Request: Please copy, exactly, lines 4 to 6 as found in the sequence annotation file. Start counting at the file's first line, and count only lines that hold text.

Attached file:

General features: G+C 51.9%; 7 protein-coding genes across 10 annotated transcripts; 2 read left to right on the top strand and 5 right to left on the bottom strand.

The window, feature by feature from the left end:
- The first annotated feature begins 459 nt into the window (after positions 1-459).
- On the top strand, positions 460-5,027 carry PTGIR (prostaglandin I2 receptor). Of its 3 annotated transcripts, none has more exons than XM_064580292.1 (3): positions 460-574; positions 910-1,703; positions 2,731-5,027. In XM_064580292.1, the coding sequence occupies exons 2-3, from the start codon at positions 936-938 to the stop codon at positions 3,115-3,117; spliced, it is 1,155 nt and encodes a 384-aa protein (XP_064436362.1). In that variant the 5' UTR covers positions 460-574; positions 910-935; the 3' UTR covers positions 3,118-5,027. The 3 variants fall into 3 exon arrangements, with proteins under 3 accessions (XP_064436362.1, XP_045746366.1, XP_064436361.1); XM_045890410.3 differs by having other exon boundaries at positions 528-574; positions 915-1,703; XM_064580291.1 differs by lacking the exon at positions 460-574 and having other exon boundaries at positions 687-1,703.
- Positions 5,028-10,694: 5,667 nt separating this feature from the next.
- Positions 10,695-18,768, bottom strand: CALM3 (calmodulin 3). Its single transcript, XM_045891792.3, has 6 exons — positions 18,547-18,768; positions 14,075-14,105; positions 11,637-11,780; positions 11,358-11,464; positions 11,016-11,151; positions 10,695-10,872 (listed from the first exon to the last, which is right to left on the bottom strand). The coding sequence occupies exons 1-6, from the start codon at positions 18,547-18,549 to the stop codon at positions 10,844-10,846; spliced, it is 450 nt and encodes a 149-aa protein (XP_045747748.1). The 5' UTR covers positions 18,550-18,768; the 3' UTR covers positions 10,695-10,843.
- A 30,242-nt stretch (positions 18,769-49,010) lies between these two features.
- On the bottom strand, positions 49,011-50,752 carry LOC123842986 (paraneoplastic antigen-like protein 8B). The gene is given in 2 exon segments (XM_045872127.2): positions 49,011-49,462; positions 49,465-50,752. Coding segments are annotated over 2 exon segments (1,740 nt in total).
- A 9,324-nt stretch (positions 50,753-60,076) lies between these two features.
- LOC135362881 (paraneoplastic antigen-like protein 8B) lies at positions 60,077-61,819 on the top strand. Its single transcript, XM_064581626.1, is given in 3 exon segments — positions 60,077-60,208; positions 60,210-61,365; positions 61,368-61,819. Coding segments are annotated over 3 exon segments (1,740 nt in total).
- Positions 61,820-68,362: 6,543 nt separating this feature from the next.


- On the top strand, positions 460-5,027 carry PTGIR (prostaglandin I2 receptor). Of its 3 annotated transcripts, none has more exons than XM_064580292.1 (3): positions 460-574; positions 910-1,703; positions 2,731-5,027. In XM_064580292.1, the coding sequence occupies exons 2-3, from the start codon at positions 936-938 to the stop codon at positions 3,115-3,117; spliced, it is 1,155 nt and encodes a 384-aa protein (XP_064436362.1). In that variant the 5' UTR covers positions 460-574; positions 910-935; the 3' UTR covers positions 3,118-5,027. The 3 variants fall into 3 exon arrangements, with proteins under 3 accessions (XP_064436362.1, XP_045746366.1, XP_064436361.1); XM_045890410.3 differs by having other exon boundaries at positions 528-574; positions 915-1,703; XM_064580291.1 differs by lacking the exon at positions 460-574 and having other exon boundaries at positions 687-1,703.
- Positions 5,028-10,694: 5,667 nt separating this feature from the next.
- Positions 10,695-18,768, bottom strand: CALM3 (calmodulin 3). Its single transcript, XM_045891792.3, has 6 exons — positions 18,547-18,768; positions 14,075-14,105; positions 11,637-11,780; positions 11,358-11,464; positions 11,016-11,151; positions 10,695-10,872 (listed from the first exon to the last, which is right to left on the bottom strand). The coding sequence occupies exons 1-6, from the start codon at positions 18,547-18,549 to the stop codon at positions 10,844-10,846; spliced, it is 450 nt and encodes a 149-aa protein (XP_045747748.1). The 5' UTR covers positions 18,550-18,768; the 3' UTR covers positions 10,695-10,843.